It is pretty obvious that there are a lot of issues these days that being uncovered regarding sexual assault against women. We do know, however, that sexual assault against males happens too. It is not as broadly talked about as much and in some circles even seen as some sort of badge of shame because cultural beliefs can be archaic in thinking it can’t happen to men or boys. Whether or not people want to believe it, it does happen to both males and females. No matter how you look at it, it’s wrong and we know that better ways of solving this problem need to be uncovered.
One of the reasons many victims don’t speak up or choose to speak up later is because of the crushing level of shame that gets put on them in many cases. Sadly, there are some who still spout statements like “she brought it on herself” or “she shouldn’t have dressed that way if she didn’t want something to happen.” Whether you are male or female, no one wants to be assaulted. No one wants to have someone exerting so much control over them that they take their right to choose sexual encounters away from them. Rape, molestation, sexual assault or whatever you call it is about power and control. Our children, however, need people to stand in place for them to fight back when these shameful acts occur. One can peruse the web and find a number of cases wherein someone was sexually assaulted and then subsequently victim shamed. Many women have felt this shame towards then and it’s time that those who care for these women use their voices to stand up for them and fight back.
Here are a few tips on what you can do if you need to stand up for someone in your family who has been sexually assaulted and victim shamed.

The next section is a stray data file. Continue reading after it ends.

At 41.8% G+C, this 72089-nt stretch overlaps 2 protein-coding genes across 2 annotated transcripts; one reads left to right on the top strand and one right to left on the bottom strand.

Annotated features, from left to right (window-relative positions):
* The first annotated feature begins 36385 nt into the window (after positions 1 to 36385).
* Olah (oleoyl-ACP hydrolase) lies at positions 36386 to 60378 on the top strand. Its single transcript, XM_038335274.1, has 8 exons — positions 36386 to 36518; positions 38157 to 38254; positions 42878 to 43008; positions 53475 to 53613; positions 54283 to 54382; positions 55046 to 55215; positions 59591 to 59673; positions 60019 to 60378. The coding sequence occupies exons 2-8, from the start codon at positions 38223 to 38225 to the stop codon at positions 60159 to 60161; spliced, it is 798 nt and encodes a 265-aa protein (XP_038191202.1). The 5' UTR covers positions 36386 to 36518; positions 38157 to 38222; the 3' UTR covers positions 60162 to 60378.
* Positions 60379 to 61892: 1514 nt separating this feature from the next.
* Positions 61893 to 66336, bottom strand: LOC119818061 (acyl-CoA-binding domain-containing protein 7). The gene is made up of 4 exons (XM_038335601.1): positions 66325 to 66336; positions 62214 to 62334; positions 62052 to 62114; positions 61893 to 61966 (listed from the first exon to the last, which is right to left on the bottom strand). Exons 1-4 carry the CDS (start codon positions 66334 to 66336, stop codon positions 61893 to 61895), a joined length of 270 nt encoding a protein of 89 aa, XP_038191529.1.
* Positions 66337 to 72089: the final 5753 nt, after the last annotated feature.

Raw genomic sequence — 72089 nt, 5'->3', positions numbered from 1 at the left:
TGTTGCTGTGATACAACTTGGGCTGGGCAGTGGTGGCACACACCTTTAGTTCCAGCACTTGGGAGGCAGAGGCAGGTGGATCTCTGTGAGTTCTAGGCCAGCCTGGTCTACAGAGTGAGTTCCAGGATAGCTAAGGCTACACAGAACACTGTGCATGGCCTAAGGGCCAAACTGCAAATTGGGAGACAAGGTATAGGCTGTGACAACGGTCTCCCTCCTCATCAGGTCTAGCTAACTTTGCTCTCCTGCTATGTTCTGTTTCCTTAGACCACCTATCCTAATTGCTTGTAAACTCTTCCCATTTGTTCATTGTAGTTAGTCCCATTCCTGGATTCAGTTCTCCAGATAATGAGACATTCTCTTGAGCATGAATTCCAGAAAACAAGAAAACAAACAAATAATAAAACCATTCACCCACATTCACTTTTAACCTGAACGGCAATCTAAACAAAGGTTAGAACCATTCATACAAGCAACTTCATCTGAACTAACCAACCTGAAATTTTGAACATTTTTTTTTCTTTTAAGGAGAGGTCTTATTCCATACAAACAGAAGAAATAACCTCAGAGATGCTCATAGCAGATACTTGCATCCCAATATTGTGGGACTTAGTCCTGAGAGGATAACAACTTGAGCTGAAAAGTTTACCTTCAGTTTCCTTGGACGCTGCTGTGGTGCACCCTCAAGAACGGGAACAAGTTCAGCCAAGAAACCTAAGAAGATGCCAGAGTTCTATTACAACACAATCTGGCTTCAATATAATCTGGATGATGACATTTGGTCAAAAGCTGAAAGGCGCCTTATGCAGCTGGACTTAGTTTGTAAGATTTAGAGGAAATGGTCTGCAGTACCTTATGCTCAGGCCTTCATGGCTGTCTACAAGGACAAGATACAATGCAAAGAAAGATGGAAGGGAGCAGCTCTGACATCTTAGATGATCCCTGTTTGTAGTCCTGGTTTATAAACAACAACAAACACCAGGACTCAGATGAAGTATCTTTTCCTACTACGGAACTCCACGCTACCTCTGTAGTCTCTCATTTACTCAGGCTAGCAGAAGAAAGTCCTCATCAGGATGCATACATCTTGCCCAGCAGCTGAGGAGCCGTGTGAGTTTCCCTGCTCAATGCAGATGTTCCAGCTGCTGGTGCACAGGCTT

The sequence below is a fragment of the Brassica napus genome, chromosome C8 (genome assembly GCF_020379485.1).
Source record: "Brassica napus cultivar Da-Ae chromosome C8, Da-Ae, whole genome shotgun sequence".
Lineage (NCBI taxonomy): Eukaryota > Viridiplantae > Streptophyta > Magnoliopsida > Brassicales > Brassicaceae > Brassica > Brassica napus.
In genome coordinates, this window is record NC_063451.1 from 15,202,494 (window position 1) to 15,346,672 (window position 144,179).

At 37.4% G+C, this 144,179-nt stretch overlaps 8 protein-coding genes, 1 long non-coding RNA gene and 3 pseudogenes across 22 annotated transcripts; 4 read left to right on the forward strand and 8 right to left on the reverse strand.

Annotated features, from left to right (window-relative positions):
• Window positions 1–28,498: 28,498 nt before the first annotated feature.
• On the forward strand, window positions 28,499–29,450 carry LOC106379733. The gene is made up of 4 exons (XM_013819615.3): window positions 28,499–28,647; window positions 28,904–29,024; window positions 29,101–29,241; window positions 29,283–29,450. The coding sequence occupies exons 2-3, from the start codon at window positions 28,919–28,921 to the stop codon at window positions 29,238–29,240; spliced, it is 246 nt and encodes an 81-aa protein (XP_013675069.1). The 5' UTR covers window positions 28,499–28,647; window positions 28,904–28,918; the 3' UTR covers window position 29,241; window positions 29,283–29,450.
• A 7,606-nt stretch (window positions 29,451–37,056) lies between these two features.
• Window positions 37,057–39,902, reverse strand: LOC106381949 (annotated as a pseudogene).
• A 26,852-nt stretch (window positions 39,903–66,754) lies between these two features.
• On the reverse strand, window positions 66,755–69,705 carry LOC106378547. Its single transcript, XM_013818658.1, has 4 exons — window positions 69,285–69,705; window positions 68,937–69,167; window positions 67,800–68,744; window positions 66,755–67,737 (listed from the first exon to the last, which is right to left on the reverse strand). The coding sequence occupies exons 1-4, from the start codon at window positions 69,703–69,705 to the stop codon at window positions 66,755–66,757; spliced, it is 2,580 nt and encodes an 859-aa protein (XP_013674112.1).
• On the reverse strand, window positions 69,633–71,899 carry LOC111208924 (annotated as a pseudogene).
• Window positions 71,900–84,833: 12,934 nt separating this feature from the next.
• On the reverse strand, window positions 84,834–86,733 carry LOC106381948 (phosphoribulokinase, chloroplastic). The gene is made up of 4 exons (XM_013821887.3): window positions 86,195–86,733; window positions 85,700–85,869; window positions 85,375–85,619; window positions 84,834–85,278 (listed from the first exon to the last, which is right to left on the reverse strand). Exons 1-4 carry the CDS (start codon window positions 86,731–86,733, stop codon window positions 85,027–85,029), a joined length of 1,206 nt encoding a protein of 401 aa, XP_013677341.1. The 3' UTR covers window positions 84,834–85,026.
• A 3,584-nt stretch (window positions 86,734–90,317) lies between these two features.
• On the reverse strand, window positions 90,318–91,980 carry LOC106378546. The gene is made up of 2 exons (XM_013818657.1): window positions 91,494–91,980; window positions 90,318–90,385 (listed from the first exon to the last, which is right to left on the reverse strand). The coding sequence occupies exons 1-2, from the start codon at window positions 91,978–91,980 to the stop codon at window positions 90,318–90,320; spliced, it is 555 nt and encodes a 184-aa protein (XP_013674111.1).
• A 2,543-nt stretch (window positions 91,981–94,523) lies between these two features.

- Let them know you stand with them and that you know they are doing the right thing by telling their story to the authorities and those who can help.
- Don’t share the ugly, messy comments you hear with the victim as they won’t add any value.
- Report unlawful acts like threats, harassment, and slander to the authorities so they can seek to prosecute.
- Stay level-headed because power and control are already an issue in the assault, they don’t need it to also be a factor in your advocacy for the victim.
- Don’t be afraid to get or suggest behavioral health help to see how to best deal with these attacks on your family member’s character.
- Be supportive of your family member by attending court hearings, encouraging them regularly with words of affirmation to build them up and remaining open to their needs to be heard.
- Even when you don’t understand their pain, fears or beliefs you can still show compassion by listening and letting them just vent.
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Photo: Pixabay Alexas Fotos